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Aurora Chief of Police Ziman Stepping Down

Here’s her written statement:

On July 29th, I will have completed my 30th year working at the Aurora Police Department. I started as a police cadet in 1991, so I have grown up (both literally and figuratively) in the police department. I never imagined that one day I would have the privilege of serving as the 41st police chief of the Aurora Police Department.

I have had a fantastic career serving you and our officers, which is why it is bittersweet that I announce my retirement. My last working day will be August 6th.

When I became chief, I had a robust list of things I wanted to accomplish. The first was to put together a team of individuals who brought a diversity of culture and thought to the team. Together we were able to progress our police department in many ways. We updated our antiquated policies and implemented a consistent system of accountability. We changed how we resolved crime problems by focusing on relentless action and follow-up that led to crime reduction. We stopped counting tickets and arrests and punishing officers for not making them and concentrated instead on positive outcomes. We made this department the most diverse it has ever been in its 186-year history.

Technology is my passion because I believe it enhances the way we police, so we’ve added virtual reality training technology, drones that help search for missing people, and a real-time crime center that will be completed just in time for me to ride off into the sunset.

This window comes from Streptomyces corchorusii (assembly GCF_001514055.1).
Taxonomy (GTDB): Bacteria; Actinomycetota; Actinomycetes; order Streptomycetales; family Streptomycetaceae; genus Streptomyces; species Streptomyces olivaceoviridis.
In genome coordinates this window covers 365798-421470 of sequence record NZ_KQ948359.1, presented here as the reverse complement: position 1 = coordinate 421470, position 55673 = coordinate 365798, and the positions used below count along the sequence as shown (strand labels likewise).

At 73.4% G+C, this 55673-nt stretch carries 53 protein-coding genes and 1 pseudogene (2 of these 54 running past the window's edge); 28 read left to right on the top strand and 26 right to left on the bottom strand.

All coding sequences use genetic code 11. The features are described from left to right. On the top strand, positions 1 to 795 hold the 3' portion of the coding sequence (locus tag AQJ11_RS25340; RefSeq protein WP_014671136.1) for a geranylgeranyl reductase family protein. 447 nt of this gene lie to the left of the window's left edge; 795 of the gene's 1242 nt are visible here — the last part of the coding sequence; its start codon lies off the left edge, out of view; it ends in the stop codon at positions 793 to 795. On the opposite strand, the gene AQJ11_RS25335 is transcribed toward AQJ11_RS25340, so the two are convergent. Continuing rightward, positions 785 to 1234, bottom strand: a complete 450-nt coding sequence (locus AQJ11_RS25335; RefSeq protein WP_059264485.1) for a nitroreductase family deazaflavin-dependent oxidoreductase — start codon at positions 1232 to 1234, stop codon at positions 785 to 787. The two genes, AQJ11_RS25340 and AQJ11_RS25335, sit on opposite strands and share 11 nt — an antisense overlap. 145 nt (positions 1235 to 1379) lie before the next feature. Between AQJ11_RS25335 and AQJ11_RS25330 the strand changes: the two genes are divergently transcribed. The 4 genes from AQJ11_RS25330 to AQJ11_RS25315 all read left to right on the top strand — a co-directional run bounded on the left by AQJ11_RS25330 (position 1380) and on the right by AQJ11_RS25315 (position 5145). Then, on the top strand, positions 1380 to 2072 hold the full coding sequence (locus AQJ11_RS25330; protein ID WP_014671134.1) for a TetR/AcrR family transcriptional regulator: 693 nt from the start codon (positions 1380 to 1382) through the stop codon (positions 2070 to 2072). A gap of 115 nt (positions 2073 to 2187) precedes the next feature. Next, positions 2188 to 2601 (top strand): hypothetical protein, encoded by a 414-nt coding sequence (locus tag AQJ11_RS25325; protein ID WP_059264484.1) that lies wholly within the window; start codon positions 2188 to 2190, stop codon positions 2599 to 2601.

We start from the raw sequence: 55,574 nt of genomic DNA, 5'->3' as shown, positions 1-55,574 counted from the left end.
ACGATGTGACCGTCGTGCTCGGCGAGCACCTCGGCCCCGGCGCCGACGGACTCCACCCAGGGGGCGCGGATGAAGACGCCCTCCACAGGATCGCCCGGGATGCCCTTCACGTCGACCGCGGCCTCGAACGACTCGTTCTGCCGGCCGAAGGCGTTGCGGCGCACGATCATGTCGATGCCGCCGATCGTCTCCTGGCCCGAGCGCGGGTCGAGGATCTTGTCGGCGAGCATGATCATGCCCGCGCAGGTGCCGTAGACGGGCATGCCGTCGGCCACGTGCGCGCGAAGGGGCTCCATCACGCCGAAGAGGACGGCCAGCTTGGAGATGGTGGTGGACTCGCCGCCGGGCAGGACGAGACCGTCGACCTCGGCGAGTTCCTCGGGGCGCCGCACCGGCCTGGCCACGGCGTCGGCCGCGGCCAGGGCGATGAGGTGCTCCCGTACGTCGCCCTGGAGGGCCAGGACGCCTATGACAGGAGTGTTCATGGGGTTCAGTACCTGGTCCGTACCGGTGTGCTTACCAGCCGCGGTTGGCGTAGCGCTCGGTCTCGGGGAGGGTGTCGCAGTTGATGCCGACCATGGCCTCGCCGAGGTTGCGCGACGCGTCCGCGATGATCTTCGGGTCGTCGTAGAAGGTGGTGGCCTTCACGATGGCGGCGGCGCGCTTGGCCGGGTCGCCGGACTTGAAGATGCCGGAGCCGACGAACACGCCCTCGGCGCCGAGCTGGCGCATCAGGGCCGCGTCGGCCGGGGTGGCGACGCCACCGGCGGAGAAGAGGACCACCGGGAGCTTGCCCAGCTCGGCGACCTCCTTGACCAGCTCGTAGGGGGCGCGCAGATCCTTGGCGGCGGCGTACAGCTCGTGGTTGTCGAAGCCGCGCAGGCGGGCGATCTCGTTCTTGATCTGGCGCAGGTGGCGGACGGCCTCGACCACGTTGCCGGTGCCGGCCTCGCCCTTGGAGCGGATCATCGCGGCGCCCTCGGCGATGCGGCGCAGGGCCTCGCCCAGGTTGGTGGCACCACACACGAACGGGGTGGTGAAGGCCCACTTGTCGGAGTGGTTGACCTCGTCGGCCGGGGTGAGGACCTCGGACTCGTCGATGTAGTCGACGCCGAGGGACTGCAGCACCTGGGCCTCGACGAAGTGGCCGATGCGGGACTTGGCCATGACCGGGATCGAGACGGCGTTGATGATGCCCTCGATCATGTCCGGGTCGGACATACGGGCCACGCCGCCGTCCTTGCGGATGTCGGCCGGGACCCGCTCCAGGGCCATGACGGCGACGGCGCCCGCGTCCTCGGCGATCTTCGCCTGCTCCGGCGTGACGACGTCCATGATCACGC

The most significant achievement has been in building relationships in the community. I set a goal of community engagement that I knew would be hard to quantify, but I did it anyway. Our officers and our caring citizens have come together on so many occasions to solve problems and combat crime. And that engagement will continue long after I walk out the door.

My career has been a journey of peaks and valleys and the worst day of my professional life was the mass shooting where five people were killed, and five of my officers were shot. The second worst day of my career was when a peaceful protest turned violent, and our downtown was looted and burned. Those moments were excruciating, but they made our police department and our community more resilient because iron sharpens iron. Strength and resilience are built in moments that test us.

My mission was to create a culture in our police department where officers felt comfortable bringing their passion, compassion, and vulnerability to their position. I have asked them to show up exactly as who they are because their human side is revealed when they are their authentic selves. Humanity manifests trust, and trust builds legitimacy. More importantly, I wanted to permit my officers to ask for help when needed. Our officer’s mental health and well-being have been my highest priority because I understood that we need to care for those caring for the community.

I am leaving this police department in good hands. I have built a very deep bench of talent, and there are many skilled individuals who will step in and take over where I left off. I hope that I have knocked down doors for others to walk through.

I am fortunate that several opportunities have come my way, and I’m also pursuing some new adventures of my own. I will be taking this time to decide exactly what is next for me.

From the bottom of my heart, thank you for the love and support you have given our police department and me during the great times and the horrific ones. It has been the most incredible privilege and honor of my life to serve as your police chief, and no matter where my journeys take me, Aurora will always be my home.

Take care of yourselves and each other.

Onward and upward,

Chief Kristen Ziman

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